Example 57 includes the subject matter of Example 56, the resource comprising a frequency channel, and the logic to generate a frame for wireless transmission via the frequency channel.

Example 58 includes the subject matter of Example 56, the one or more allowed classes of STA comprising one or more of STAs with power control functionality, STAs with a preferred beam direction established, and STAs with out-of-band (OOB) channel-assistance.

Example 59 includes the subject matter of Example 54, the one or more resources comprising a set of frequency channels for wireless communication with the AP.

Example 60 includes the subject matter of Example 59, the frame received in the wireless transmission on a primary frequency channel, the primary frequency channel absent from the set of frequency channels.

Example 61 includes the subject matter of Example 59, comprising instructions that, in response to being executed at the wireless communication device, cause the wireless communication device to determine a channel hop count associated with the set of frequency channels based on the indication.

Example 62 includes the subject matter of Example 54, the frame received in the wireless transmission comprising an indication of a media access control (MAC) address of the AP.

Example 63 includes the subject matter of Example 54, comprising instructions that, in response to being executed at the wireless communication device, cause the wireless communication device to apply one or more of an ordering policy and a channel mapping policy to the indication to determine whether to use the resource of the one or more resources to engage in one or more beamforming operations with the AP in the time interval.

Example 64 includes the subject matter of Example 54, the STA comprising a directional multi-gigabit (DMG) STA and the AP comprising a personal basic service set (PBSS) control point (PCP).

Example 65 includes the subject matter of Example 64, the time interval comprising a beacon interval and the frame comprising a DMG beacon frame.

Example 66 includes the subject matter of Example 54, the one or more beamforming operations comprising association beamforming training (A-BFT).

Example 67 includes the subject matter of Example 54, the one or more beamforming operations comprising a transmit sector sweep (TXSS).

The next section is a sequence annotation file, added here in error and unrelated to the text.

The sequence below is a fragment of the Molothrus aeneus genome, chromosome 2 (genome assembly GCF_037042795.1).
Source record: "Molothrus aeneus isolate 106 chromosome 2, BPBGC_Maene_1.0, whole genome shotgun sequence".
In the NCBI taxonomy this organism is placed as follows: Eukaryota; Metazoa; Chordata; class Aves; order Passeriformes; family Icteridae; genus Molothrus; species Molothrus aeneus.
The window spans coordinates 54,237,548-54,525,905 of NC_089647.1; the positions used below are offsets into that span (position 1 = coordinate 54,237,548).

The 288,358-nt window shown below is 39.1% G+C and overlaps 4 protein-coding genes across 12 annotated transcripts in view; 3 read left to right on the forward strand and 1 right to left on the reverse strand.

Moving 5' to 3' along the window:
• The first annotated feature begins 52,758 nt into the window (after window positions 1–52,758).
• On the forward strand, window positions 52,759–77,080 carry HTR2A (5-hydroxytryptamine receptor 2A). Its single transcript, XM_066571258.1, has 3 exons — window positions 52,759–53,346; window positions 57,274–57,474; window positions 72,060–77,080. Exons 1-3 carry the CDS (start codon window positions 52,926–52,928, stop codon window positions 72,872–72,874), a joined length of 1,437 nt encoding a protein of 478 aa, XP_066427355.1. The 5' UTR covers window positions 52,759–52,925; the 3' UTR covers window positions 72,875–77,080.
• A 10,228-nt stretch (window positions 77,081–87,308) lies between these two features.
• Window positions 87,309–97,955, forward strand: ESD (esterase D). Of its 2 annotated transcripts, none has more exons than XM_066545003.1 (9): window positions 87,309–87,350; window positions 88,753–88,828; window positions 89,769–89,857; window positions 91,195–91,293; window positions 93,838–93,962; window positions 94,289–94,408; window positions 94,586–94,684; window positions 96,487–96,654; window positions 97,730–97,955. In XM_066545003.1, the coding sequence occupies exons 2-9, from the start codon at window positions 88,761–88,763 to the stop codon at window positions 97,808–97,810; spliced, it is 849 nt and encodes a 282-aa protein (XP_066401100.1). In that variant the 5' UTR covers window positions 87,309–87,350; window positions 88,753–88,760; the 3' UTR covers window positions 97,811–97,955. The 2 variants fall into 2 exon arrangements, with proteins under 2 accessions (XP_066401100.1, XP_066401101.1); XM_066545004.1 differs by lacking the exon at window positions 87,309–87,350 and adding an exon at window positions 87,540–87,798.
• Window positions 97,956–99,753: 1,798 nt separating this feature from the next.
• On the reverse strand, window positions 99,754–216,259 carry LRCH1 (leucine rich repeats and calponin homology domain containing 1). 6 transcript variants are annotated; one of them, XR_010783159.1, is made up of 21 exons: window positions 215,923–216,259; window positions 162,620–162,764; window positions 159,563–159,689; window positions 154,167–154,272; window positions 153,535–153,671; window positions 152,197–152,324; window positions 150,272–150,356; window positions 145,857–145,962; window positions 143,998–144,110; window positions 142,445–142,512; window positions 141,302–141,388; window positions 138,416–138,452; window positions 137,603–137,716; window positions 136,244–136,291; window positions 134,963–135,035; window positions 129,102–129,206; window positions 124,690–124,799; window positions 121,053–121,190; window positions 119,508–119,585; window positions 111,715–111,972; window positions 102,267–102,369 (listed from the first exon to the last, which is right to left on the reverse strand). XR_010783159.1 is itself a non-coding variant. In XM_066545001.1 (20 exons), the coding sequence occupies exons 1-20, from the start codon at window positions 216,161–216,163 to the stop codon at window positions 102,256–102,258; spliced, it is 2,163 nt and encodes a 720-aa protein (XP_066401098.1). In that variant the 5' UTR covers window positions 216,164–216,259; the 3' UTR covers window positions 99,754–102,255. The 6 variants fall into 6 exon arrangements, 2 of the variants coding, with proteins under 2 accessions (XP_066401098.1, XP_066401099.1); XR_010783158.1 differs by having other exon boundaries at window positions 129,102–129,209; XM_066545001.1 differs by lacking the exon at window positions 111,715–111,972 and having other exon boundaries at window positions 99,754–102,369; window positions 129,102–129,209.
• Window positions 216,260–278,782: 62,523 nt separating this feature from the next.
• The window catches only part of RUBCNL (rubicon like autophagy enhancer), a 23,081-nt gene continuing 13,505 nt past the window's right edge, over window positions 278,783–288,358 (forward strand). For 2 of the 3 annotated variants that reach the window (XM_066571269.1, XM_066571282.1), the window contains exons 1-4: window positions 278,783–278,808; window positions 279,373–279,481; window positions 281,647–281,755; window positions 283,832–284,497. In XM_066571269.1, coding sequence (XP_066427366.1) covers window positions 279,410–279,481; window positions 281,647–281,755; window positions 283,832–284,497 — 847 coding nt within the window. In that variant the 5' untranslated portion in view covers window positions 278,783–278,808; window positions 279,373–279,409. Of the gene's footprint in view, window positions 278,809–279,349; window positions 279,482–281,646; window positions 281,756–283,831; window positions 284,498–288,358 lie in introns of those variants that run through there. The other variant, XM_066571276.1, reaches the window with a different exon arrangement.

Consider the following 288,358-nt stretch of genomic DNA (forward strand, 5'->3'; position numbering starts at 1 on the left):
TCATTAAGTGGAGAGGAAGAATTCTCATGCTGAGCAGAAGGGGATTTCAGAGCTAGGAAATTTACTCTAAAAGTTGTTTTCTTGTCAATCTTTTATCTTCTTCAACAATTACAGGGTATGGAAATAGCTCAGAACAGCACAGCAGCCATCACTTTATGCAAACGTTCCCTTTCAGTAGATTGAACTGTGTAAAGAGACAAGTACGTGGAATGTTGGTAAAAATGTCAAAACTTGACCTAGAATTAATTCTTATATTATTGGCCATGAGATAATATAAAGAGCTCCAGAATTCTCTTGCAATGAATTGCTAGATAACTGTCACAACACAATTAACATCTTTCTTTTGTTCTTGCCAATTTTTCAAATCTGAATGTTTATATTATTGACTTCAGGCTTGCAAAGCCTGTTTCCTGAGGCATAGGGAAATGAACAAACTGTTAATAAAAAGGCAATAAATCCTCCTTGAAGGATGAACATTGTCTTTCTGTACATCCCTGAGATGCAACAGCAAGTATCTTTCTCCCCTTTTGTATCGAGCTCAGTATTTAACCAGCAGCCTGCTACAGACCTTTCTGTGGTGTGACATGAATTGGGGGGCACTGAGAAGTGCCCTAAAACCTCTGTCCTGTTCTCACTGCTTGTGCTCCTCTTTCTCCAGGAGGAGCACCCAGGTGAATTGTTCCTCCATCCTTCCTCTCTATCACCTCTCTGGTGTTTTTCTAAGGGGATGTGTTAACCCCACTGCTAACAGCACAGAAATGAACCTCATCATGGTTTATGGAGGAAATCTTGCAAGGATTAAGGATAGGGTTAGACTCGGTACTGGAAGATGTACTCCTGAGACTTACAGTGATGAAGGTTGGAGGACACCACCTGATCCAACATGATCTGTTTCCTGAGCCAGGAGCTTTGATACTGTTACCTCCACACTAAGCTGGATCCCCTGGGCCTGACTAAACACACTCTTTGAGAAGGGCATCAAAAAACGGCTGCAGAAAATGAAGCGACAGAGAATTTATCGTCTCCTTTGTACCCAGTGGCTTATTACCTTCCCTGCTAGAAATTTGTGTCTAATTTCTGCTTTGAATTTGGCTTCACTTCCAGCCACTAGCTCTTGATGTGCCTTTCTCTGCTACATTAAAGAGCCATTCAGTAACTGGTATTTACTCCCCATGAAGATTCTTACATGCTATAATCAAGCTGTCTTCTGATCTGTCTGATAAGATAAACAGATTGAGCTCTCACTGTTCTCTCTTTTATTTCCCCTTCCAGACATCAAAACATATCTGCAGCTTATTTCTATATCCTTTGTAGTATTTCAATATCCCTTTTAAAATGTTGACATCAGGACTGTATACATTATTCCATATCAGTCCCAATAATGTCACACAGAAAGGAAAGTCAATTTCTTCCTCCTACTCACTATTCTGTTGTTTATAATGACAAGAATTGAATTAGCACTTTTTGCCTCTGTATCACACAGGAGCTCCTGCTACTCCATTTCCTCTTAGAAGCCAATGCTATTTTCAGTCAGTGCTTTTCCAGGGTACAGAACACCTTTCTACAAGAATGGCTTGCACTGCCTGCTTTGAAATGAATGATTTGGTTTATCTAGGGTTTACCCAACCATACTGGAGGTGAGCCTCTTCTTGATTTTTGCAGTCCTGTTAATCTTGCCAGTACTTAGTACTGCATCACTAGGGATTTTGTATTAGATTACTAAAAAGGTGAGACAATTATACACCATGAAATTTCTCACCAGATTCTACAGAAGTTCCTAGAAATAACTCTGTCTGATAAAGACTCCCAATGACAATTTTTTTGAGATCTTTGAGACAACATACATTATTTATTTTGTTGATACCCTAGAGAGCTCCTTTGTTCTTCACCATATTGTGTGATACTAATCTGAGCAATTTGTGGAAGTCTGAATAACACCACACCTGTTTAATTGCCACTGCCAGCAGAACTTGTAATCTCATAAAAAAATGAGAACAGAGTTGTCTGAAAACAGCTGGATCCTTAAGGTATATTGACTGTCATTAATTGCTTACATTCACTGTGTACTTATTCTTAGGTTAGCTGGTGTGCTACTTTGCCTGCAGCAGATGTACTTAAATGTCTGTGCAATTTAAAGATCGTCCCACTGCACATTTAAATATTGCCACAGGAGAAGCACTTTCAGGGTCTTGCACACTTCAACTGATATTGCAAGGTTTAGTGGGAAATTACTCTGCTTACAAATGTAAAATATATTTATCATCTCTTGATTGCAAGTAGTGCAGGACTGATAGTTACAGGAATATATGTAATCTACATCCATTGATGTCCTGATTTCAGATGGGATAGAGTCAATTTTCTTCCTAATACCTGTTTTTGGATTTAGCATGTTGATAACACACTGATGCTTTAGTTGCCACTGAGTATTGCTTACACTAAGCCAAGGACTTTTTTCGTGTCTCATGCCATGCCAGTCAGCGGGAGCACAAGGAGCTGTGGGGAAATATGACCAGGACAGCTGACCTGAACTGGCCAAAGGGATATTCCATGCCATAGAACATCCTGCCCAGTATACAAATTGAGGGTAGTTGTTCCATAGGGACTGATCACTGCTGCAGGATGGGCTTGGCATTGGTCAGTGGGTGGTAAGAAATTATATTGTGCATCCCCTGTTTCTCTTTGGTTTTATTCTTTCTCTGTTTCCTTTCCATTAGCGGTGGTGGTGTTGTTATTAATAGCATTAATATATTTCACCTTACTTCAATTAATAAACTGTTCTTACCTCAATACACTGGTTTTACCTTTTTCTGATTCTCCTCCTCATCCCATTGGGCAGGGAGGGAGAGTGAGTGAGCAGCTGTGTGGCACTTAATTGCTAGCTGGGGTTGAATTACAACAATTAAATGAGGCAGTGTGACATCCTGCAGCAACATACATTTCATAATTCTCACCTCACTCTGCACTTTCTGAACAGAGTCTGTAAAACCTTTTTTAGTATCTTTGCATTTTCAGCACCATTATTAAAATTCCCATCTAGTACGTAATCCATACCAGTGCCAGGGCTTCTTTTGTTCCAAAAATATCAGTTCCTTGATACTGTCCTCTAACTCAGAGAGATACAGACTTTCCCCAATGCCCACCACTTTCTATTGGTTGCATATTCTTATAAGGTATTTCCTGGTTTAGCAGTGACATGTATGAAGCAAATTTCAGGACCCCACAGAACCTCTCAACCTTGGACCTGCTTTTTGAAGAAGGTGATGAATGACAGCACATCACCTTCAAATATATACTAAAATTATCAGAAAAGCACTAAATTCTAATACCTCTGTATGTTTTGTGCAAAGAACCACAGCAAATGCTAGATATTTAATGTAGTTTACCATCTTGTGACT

Example 68 includes the subject matter of Example 54, the frame comprising an indication of one or more resources unavailable to support beamforming operations in the time interval.

Example 69 is a method, comprising: identifying one or more resources available to support beamforming operations in a time interval with an access point (AP); determining to use at least one of the one or more resources in the time interval to interact with one or more allowed classes of station (STA) to perform one or more beamforming operations; and generating a frame for wireless transmission comprising an indication of the one or more resources.

Example 70 includes the subject matter of Example 69, the frame for wireless transmission comprising an indication of the one or more allowed classes of STA.

Example 71 includes the subject matter of Example 69, the one or more resources comprising a set of frequency channels for wireless communication with STAs in the one or more allowed classes of STA.

Example 72 includes the subject matter of Example 71, the frame for wireless transmission on a primary frequency channel, the primary frequency channel absent from the set of frequency channels.

Example 73 includes the subject matter of Example 71, the indication of the one or more resources comprising a channel hop count associated with the set of frequency channels.

Example 74 includes the subject matter of Example 69, the frame comprising a responder address including a media access control (MAC) address of the AP.

Example 75 includes the subject matter of Example 69, the indication determined based on a policy, the policy comprising one or more of an ordering policy and a channel mapping policy.

Example 76 includes the subject matter of Example 69, the one or more allowed classes of STA comprising directional multi-gigabit (DMG) STAs.

Example 77 includes the subject matter of Example 76, the time interval comprising a beacon interval and the frame comprising a DMG beacon frame.

Example 78 includes the subject matter of Example 69, the AP comprising a personal basic service set (PBSS) control point (PCP).